Violets and daffodils were sprouting from its flesh.

As dark clouds gathered and wetness began to fall,
I sank down and laid upon my side.
Thinking about all the bad things.
Watching droplets wash blood from white fur.

I asked the ground,
Why come this far
if it was just going to end like this?
With factories spewing black smoke from burnt angels
while plastic TV hosts twist their mouths into smiles?
With Raytheon revolutions and populist ecocide?
With brainwashed babies and an Amazon logo on the moon?”

I heard footsteps approaching,
but I didn’t turn around.

A familiar claw reached down
and handed me a letter.

“You’ve been gone for decades when I needed you most,” I said.
“Why come back at all?”

Air washed over me as the fucker took flight.
Never saw him again.
Didn’t need to.

I opened the letter.
My tears mixed with the rain.

Caitlin Johnstone 


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Caitlin Johnstone – “men.”

November 8, 2017 at 9:30 am (Caitlin Johnstone, Poetry & Literature)

they lined up to punch and kick my flower

took turns politely like good little boys
with nice clean hands

it’s your turn my good man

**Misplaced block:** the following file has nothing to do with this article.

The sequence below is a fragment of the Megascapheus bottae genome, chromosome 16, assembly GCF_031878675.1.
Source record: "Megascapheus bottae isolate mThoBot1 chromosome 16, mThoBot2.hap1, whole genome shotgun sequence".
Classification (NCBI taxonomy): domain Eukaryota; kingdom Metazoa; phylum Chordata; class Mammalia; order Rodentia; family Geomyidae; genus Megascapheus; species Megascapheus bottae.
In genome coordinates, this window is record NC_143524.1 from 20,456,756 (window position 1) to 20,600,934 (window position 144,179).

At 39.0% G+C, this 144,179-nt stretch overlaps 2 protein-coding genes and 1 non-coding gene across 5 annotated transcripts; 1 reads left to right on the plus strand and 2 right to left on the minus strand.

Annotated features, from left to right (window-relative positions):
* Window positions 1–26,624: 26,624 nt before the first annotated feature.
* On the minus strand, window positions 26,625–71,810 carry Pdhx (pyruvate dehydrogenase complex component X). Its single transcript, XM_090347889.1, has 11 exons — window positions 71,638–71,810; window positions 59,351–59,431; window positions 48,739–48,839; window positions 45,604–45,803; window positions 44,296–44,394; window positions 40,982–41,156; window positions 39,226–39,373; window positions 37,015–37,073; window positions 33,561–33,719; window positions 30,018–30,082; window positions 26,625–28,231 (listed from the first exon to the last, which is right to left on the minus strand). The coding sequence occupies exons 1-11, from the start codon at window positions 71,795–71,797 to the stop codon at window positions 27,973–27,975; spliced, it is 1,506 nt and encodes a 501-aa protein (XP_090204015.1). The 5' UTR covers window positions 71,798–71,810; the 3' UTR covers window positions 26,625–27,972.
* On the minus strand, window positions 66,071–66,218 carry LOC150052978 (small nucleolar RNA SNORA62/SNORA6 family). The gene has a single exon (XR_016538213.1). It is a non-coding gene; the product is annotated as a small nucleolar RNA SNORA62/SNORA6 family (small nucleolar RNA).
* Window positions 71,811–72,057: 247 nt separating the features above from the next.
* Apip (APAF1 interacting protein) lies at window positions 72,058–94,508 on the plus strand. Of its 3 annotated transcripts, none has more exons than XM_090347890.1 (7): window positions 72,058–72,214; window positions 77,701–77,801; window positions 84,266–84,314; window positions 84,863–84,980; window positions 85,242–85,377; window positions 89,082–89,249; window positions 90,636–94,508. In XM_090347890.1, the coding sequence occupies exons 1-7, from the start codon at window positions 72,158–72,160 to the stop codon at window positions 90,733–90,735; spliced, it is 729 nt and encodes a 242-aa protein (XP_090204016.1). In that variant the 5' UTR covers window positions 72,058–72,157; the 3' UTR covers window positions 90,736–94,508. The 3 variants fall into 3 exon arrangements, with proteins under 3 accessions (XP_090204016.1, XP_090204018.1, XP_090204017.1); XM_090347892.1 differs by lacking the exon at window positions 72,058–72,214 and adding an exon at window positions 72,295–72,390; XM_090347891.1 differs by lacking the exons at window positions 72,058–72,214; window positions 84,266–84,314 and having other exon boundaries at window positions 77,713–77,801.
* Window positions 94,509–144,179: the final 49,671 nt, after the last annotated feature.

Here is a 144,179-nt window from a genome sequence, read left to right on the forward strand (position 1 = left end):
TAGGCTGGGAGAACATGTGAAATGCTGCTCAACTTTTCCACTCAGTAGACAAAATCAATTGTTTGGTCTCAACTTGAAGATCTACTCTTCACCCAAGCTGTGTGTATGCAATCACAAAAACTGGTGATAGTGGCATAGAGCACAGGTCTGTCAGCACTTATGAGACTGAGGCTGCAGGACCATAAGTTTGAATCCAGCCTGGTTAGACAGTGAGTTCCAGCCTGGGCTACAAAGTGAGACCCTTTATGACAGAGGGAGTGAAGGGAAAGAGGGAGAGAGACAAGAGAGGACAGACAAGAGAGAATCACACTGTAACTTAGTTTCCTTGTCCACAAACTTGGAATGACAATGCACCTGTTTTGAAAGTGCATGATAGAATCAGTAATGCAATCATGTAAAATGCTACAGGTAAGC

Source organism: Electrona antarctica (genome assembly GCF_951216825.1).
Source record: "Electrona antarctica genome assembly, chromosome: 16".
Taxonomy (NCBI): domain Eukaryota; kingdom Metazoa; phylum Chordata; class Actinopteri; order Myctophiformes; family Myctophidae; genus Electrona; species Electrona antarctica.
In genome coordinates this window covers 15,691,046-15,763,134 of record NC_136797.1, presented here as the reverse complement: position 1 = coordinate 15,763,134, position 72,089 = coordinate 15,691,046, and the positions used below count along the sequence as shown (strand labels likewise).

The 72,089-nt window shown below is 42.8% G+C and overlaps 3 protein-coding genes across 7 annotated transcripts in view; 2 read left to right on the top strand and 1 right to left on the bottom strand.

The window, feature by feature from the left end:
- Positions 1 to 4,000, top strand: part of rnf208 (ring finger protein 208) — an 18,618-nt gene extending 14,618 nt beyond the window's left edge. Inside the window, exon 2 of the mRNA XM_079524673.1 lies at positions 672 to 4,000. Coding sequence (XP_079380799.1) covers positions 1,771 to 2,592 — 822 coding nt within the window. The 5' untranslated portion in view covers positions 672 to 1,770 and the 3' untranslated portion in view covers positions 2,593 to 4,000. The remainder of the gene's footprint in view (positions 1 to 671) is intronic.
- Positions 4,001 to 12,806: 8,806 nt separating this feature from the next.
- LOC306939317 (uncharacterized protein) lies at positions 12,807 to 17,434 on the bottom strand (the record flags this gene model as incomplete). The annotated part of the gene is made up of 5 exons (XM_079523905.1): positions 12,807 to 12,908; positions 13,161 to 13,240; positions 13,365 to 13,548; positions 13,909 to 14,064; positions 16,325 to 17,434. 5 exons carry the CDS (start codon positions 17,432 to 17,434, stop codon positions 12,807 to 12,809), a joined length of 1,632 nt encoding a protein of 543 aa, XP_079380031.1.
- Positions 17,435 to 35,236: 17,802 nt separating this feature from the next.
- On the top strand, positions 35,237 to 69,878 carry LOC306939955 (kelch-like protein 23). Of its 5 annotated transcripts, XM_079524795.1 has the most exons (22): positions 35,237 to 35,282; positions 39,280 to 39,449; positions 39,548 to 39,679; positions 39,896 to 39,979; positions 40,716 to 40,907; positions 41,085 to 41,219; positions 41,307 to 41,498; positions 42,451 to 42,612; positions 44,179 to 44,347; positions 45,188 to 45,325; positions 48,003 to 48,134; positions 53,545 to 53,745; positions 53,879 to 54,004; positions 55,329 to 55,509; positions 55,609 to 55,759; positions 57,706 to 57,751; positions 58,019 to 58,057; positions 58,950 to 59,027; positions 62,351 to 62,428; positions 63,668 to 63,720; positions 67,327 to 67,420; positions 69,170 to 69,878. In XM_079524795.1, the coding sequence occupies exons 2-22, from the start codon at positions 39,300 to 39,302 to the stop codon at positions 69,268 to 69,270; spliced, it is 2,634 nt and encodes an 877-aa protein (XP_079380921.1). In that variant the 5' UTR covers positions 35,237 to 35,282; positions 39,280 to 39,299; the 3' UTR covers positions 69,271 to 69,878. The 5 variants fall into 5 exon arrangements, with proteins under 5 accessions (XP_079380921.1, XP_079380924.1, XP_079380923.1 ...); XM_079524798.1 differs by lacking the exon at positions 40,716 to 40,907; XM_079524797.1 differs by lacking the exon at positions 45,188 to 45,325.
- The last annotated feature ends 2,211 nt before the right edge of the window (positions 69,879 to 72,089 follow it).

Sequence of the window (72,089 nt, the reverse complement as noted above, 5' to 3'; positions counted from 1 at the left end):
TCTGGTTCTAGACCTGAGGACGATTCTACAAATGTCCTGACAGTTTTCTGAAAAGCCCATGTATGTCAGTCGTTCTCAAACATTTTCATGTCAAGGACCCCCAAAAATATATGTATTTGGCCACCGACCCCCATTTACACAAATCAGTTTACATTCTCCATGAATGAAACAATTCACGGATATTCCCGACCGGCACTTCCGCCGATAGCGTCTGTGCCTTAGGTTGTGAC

after you sir you were here first
no no i insist
oh you are too kind

then set upon me like wolves
like apes

funneled my flesh through the secret screams of their mothers
their poor mothers who still wake up early
to put on makeup so they don’t disgust their husbands

they sowed my soil with salt before my flower could bloom
then asked why i’m not like the on-screen nakeds
with sperm on their faces like war paint on the fallen

tell me i should enjoy myself more
like the ones they shat out before me

i don’t know what’s wrong with this one
he told the next in line
maybe her mother dropped her on her head

i held my dead flower in my eyes and wept
while making lunch wraps for the children

mowgli was raised by wolves
they taught him to run and to hunt

tarzan was raised by apes
they taught him to climb and to swing

i was raised by men
and they taught me to hate my sisters

but the wind is changing
and the earth has been shaken
and there is a new topsoil now

as we kneel together
watching the sprouts emerge
we hold hands

Caitlin Johnstone 

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Caitlin Johnstone – “Utopia Preppers”

November 6, 2017 at 9:32 am (Caitlin Johnstone, Poetry & Literature)

We hide in clockwork palaces
where the squawking screens can’t find us
and plant flowers in shoes
that we found in the gutter
by the light of a jealous moon.

We do not sing about the end of days.
The end of days is for the dead.
While they bore the bone puppets
with their funeral dirges,
we have unprotected sex on top of skyscrapers
and get pregnant with woodwind virtuosos.
We paint dinosaur murals on the castles of the Bastards.
We drink blackberry wine from flamingo skulls
and lie to God.

The sea has gone still
and the birds are all watching.
We are the utopia preppers,
and we are ready for the golden age.
Tell those giant crystal elephants in the womb of time
with their mirror minds and mushroom voices
that we are hungry for our feast.